#!/usr/bin/perl use Modern::Perl '2011'; use autodie; my $str = 'atgagatacgattacagattacagatcatacgataccatacgatc$'; my @suff; # hold suffixes while ( 1 < length $str ) { # condition excludes '$' from @suff push @suff, $str; substr ( $str, 0, 1, '' ); } # lexically ordered suffix array my @indices = sort { $suff[$a] cmp $suff[$b] } 0 .. $#suff; for ( 0 .. $#indices ) { say $indices[$_]+1, ": ", $suff[ $indices[$_] ]; } my $pattern = 'tac'; # find smallest index where pattern matches first n characters of suff +ix my $start = bsearch( \@indices, $pattern ); # get consecutive positions where pattern matches first n chars of suf +fix my @positions; for my $index ( $start .. $#indices ) { if ( $suff[ $indices[ $index ] ] =~ /^$pattern/ ) { push @positions, $indices[ $index ] + 1; } else { last; } } # print results say "\nPattern \"$pattern\" found at (position: suffix):"; for my $pos ( sort{ $a <=> $b } @positions ) { chop( my $s = $suff[ $pos - 1] ); say "$pos: $s"; } sub bsearch { my ( $indref, $pat ) = @_; my $mid; my ( $lo, $hi ) = ( 0, $#$indref ); while ( 1 ) { $mid = int( ( $lo + $hi ) / 2 ); if ( $hi == $lo ) { return $mid } if( ( $pattern cmp $suff[ $indices[ $mid ] ] ) < 0 ) { $hi = $mid; } else { $lo = $mid + 1; } } return "pattern not found in string!"; } #output abualiga:~$ ./suffixArray.pl 21: acagatcatacgataccatacgatc$ 14: acagattacagatcatacgataccatacgatc$ 35: accatacgatc$ 30: acgataccatacgatc$ 40: acgatc$ 8: acgattacagattacagatcatacgataccatacgatc$ 4: agatacgattacagattacagatcatacgataccatacgatc$ 23: agatcatacgataccatacgatc$ 16: agattacagatcatacgataccatacgatc$ 33: ataccatacgatc$ 28: atacgataccatacgatc$ 38: atacgatc$ 6: atacgattacagattacagatcatacgataccatacgatc$ 43: atc$ 25: atcatacgataccatacgatc$ 1: atgagatacgattacagattacagatcatacgataccatacgatc$ 18: attacagatcatacgataccatacgatc$ 11: attacagattacagatcatacgataccatacgatc$ 45: c$ 22: cagatcatacgataccatacgatc$ 15: cagattacagatcatacgataccatacgatc$ 27: catacgataccatacgatc$ 37: catacgatc$ 36: ccatacgatc$ 31: cgataccatacgatc$ 41: cgatc$ 9: cgattacagattacagatcatacgataccatacgatc$ 3: gagatacgattacagattacagatcatacgataccatacgatc$ 32: gataccatacgatc$ 5: gatacgattacagattacagatcatacgataccatacgatc$ 42: gatc$ 24: gatcatacgataccatacgatc$ 17: gattacagatcatacgataccatacgatc$ 10: gattacagattacagatcatacgataccatacgatc$ 20: tacagatcatacgataccatacgatc$ 13: tacagattacagatcatacgataccatacgatc$ 34: taccatacgatc$ 29: tacgataccatacgatc$ 39: tacgatc$ 7: tacgattacagattacagatcatacgataccatacgatc$ 44: tc$ 26: tcatacgataccatacgatc$ 2: tgagatacgattacagattacagatcatacgataccatacgatc$ 19: ttacagatcatacgataccatacgatc$ 12: ttacagattacagatcatacgataccatacgatc$ Pattern "tac" found at (position: suffix): 7: tacgattacagattacagatcatacgataccatacgatc 13: tacagattacagatcatacgataccatacgatc 20: tacagatcatacgataccatacgatc 29: tacgataccatacgatc 34: taccatacgatc 39: tacgatc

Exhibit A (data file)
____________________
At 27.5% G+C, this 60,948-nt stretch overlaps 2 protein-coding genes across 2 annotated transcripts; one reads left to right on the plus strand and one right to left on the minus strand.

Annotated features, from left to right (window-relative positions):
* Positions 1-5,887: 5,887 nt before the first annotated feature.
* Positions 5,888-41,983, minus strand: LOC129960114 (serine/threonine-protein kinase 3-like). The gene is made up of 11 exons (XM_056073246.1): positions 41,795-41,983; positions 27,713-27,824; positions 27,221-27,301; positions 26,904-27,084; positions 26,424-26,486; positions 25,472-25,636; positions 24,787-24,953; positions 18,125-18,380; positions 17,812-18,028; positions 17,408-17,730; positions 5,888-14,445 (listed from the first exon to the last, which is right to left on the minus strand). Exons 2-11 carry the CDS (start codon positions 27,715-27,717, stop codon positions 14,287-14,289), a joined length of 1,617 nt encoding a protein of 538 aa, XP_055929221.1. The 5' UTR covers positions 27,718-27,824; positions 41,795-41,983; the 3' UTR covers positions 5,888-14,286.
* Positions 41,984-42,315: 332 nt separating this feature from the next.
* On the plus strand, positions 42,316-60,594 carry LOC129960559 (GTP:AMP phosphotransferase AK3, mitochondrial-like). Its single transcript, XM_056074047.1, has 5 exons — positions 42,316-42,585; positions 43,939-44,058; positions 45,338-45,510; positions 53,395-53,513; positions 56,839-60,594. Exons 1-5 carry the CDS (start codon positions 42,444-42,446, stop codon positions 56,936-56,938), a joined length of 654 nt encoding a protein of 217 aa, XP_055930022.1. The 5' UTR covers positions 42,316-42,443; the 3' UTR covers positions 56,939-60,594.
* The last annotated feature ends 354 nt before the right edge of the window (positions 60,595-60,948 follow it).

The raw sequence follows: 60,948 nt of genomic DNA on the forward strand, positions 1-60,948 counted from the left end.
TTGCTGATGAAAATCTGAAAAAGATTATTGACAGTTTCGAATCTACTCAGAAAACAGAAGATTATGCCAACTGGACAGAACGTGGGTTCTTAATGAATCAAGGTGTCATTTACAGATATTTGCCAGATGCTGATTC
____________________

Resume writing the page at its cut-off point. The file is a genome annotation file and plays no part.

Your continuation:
Yeah, I can see value in getting the binary search to find the "first" potential match; especially how you've avoided using the regex within it.

        Many decent improvements.

        bsearch() is still accessing @suff like a global variable. You may have decided that that is fine.

        I'd rewrite:

        $mid = int( ( $lo + $hi ) / 2 ); if ( $hi == $lo ) { return $mid }

        as

        return $hi if $hi == $lo; $mid = int( ( $lo + $hi ) / 2 );

        though not for any compelling reasons.

        Your bsearch() now returns the first potential match (the first suffix after or equal to your search), so you might want to adjust your output for the case of no matches.

        The return value from bsearch() might be an error message but you unconditionally use it as a number. If Modern::Perl doesn't turn on warnings, then you should probably do that.

        if ( $suff[ $indices[ $index ] ] =~ /^$pattern/ ) { push @positions, $indices[ $index ] + 1; } else { last; }

        can be shortened as:

        last if $suff[ $indices[ $index ] ] !~ /^$pattern/; push @positions, $indices[ $index ] + 1;

        - tye